Some larger computers differ from the above model in one major respect - they have multiple CPUs and control units working simultaneously. Additionally, a few computers, used mainly for research purposes and scientific computing, have differed significantly from the above model, but they have found little commercial application.
The functioning of a computer is therefore in principle quite straightforward. The computer fetches instructions and data from its memory. The instructions are executed, the results are stored, and the next instruction is fetched. This procedure repeats until the computer is turned off.
Computer programs are simply large lists of instructions for the computer to execute, perhaps with tables of data. Many computer programs contain millions of instructions, and many of those instructions are executed repeatedly. A typical modern PC (in the year 2003) can execute around 2-3 billion instructions per second. Computers do not gain their extraordinary capabilities through the ability to execute complex instructions. Rather, they do millions of simple instructions arranged by clever people, "programmers." Good programmers develop sets of instructions to do common tasks (for instance, draw a dot on screen) and then make those sets of instructions available to other programmers.
Nowadays, most computers appear to execute several programs at the same time. This is usually referred to as multitasking. In reality, the CPU executes instructions from one program, then after a short period of time, it switches to a second program and executes some of its instructions. This small interval of time is often referred to as a time slice. This creates the illusion of multiple programs being executed simultaneously by sharing the CPU's time between the programs. This is similar to how a movie is simply a rapid succession of still frames. The operating system is the program that usually controls this time sharing.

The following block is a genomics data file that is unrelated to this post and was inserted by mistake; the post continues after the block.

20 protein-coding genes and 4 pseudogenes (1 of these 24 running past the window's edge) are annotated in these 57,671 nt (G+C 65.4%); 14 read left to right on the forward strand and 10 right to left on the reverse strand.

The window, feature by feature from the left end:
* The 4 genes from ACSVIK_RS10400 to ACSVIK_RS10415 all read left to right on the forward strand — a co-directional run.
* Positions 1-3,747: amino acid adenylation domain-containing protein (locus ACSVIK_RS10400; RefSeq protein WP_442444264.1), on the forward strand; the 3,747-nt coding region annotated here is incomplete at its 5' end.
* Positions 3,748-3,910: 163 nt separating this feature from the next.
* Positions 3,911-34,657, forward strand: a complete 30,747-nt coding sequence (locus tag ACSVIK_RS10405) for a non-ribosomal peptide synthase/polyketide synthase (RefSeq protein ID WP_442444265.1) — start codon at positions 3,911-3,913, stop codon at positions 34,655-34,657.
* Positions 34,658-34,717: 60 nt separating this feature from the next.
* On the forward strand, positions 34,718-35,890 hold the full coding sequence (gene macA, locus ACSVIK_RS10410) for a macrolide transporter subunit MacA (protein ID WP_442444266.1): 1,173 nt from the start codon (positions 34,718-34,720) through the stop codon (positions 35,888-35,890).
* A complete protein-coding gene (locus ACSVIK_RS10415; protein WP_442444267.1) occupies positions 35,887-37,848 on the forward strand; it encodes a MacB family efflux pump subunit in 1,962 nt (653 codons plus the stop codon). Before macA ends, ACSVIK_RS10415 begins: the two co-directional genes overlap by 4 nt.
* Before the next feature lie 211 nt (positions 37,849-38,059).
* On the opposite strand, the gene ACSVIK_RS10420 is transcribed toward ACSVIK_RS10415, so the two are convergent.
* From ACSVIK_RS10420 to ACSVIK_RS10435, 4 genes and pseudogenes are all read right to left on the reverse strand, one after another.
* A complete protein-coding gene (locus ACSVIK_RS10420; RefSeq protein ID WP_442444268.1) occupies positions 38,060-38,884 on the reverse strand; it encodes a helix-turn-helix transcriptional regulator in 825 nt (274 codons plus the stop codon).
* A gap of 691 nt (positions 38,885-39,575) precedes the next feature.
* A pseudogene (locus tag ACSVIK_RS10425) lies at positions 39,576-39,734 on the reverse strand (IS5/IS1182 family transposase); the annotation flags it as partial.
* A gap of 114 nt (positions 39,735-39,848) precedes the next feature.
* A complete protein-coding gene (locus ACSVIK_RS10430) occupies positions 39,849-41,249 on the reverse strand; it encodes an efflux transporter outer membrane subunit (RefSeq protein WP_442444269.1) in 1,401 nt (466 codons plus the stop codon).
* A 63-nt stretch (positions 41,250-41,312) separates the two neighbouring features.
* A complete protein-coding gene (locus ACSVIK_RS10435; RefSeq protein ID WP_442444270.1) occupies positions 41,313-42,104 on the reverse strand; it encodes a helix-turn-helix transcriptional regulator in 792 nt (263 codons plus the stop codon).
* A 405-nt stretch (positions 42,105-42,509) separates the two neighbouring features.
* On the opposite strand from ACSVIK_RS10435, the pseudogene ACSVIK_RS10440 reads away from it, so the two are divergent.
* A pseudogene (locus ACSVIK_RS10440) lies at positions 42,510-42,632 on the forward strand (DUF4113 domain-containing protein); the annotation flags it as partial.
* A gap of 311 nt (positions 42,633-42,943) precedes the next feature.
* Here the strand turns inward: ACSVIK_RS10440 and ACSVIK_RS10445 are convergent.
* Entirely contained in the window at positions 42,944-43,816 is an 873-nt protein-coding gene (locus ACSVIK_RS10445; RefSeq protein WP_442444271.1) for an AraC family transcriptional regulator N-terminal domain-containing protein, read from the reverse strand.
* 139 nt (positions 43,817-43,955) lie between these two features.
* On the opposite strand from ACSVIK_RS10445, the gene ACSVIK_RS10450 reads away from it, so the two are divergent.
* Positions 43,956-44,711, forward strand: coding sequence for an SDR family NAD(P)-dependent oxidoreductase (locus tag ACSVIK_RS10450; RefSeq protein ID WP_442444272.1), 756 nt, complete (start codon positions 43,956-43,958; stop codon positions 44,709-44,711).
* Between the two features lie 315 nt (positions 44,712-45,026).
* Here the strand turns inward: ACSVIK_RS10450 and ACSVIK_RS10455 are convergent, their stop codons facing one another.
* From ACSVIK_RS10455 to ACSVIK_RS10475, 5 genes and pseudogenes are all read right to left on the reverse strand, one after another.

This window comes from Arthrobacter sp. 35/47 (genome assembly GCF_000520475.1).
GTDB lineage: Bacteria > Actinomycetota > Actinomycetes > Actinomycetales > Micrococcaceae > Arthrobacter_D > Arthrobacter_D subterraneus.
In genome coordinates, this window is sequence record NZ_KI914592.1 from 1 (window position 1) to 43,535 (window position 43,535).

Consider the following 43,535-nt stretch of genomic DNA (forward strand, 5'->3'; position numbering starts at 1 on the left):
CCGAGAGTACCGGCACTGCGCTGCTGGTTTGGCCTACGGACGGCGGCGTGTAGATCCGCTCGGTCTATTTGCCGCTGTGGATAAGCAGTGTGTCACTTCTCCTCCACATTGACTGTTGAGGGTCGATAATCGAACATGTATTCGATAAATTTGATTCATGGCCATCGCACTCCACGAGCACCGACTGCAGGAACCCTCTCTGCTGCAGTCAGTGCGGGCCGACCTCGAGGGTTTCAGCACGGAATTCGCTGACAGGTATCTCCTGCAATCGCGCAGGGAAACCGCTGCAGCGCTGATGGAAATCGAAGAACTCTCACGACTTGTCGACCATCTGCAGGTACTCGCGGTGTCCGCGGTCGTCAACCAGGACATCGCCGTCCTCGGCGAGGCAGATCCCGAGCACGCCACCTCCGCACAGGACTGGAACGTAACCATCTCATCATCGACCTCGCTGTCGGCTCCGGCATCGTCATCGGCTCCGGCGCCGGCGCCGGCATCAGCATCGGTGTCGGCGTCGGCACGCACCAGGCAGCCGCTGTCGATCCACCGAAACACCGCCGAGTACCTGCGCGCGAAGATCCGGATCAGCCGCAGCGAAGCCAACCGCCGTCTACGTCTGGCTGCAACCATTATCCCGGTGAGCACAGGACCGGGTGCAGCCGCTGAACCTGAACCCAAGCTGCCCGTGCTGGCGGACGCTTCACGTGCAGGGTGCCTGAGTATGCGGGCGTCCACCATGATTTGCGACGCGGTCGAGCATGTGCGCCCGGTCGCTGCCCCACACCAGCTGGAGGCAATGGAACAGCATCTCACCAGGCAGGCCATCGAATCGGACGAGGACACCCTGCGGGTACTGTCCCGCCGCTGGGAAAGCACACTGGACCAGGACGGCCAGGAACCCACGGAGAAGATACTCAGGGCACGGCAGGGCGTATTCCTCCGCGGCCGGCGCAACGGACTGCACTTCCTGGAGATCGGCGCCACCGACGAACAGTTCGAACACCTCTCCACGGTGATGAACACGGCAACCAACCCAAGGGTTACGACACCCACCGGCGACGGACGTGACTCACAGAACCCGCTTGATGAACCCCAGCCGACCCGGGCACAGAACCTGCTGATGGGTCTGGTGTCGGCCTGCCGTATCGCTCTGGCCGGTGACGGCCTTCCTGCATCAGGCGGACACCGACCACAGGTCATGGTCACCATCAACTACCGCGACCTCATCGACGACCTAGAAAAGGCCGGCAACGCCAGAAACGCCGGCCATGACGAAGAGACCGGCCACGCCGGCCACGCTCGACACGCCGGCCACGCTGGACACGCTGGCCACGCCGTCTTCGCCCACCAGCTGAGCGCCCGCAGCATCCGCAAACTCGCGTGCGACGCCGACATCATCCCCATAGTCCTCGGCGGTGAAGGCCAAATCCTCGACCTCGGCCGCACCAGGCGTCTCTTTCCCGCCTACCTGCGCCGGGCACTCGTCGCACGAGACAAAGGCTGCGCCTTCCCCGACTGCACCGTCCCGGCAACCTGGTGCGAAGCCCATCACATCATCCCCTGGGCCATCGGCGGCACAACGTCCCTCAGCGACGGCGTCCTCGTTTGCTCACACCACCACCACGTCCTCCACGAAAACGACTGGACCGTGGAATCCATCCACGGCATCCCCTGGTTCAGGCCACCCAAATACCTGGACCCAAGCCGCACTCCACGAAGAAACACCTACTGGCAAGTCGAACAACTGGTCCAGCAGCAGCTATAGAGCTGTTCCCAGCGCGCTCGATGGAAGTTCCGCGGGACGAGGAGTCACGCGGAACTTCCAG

The operating system is a sort of catch-all of useful pieces of code. Whenever some kind of computer code becomes sharable by many different types of computer program, over many years, programmers eventually move it into the operating system.
The operating system, for example, decides which programs get to run, and when, and what resources (such as memory or I/O) they get to use. The operating system also provides services to other programs, such as code ("drivers") which allow programmers to write programs for a machine without needing to know the intimate details of all attached electronic devices.
Now widely used programs are starting to be included in the operating system just because it is an economical way to distribute them. It's now commonplace for operating systems to include web browsers, text editors, e-mail programs, network interfaces, movie-players and other programs that were once quite exotic special-order programs.
The first digital computers, with their massive size and cost, mainly performed scientific calculation. ENIAC, an early US computer, calculated neutron cross-sectional densities to see if the hydrogen bomb would explode. The CSIR Mk I[?], the first Australian computer, evaluated rainfall patterns for the catchment of the Snowy Mountains scheme[?], a large hydroelectric generation project. Early visionaries anticipated the programming would allow chess playing, moving pictures and other uses.